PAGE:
New Rochelle High School Offers Week-Long Environmental Program about Great Pacific Garbage Patch

Learning about “The Great Pacific Garbage Patch” was eye opening for many High School students. They sat openly staring at videos of garbage floating down rivers ending in a soup of submerged plastic filmed underwater by a diver. They averted their eyes when confronted with the slow death of a sea bird whose stomach was full of plastic. They cringed seeing pictures of completely garbage covered beaches in the Maldives.

Anna Giordano, Executive Director of We Future Cycle was invited by the New Rochelle High School Principal to do 7 days of environmental presentation, open to all teachers, who could just sign up their class for one of the 56 available slots. And they did. Not just science teachers, but teachers of all genres saw the need for their students to learn about this enormous environmental problem.

Students learned that the source of the garbage in the ocean is coming from city street littering, they learned how rain water sewers at the side of the road are connected to the next water way without any filtering system in place. Any bottle, cigarette butt, chip bag or plastic bag that makes it past the grade at street level is going directly into the next creek, river, lake or ocean.

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Mr Trash “eating” Baltimore street garbage that made it into the harbor via the rainwater sewers

Students learned about how ordinary people rose up to find a solution to a problem that thousands have looked at and just walked by. The Baltimore Mr Trash, for example. an ingenious device that catches floating debris as it comes from the Joans Falls river before it goes any further into the harbor, and ultimately into the ocean. It shows that one person with the will to find a solution to a problem can make a serious difference and Mr Trash is now a solution that other communities can copy.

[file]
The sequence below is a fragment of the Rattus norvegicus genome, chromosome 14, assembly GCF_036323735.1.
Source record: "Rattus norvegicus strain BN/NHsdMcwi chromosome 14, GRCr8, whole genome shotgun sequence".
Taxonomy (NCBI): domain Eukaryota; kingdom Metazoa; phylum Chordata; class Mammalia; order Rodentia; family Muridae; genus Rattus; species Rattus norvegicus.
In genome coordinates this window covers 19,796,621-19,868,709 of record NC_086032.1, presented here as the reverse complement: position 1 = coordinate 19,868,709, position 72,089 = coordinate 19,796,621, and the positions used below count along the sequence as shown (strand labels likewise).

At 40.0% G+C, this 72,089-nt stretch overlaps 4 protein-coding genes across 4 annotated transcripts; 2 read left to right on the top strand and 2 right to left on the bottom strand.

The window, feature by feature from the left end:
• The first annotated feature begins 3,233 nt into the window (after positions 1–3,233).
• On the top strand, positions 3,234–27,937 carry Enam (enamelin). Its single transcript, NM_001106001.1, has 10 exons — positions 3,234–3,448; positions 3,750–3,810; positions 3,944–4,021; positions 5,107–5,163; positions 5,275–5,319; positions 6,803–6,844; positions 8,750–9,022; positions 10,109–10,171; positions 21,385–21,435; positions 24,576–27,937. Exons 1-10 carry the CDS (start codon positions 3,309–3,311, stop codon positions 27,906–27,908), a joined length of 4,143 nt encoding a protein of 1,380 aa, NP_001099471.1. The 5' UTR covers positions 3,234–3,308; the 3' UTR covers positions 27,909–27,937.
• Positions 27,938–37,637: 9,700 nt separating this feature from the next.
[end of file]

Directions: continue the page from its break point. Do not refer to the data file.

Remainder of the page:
Seabin_Project_V5_hybrid_in_action_380x272-295x220Another solution students learned about was the Sea Bin Project.  A floating trash can  that uses a pump to create suction that pulls surface water (and the debris floating on it) into the bin, effectively filtering out debris as small as 2 mm. The inventors of this fabulous device just received a prestigious European Award . 

When asked what these New Rochelle Students can do to be the solution, one student suggested to organize local clean ups and the idea had immediate takers and the teacher enthusiastically took up management of that project.

We Future Cycle is proud to inspire New Rochelle High School students to strife to be the solution.

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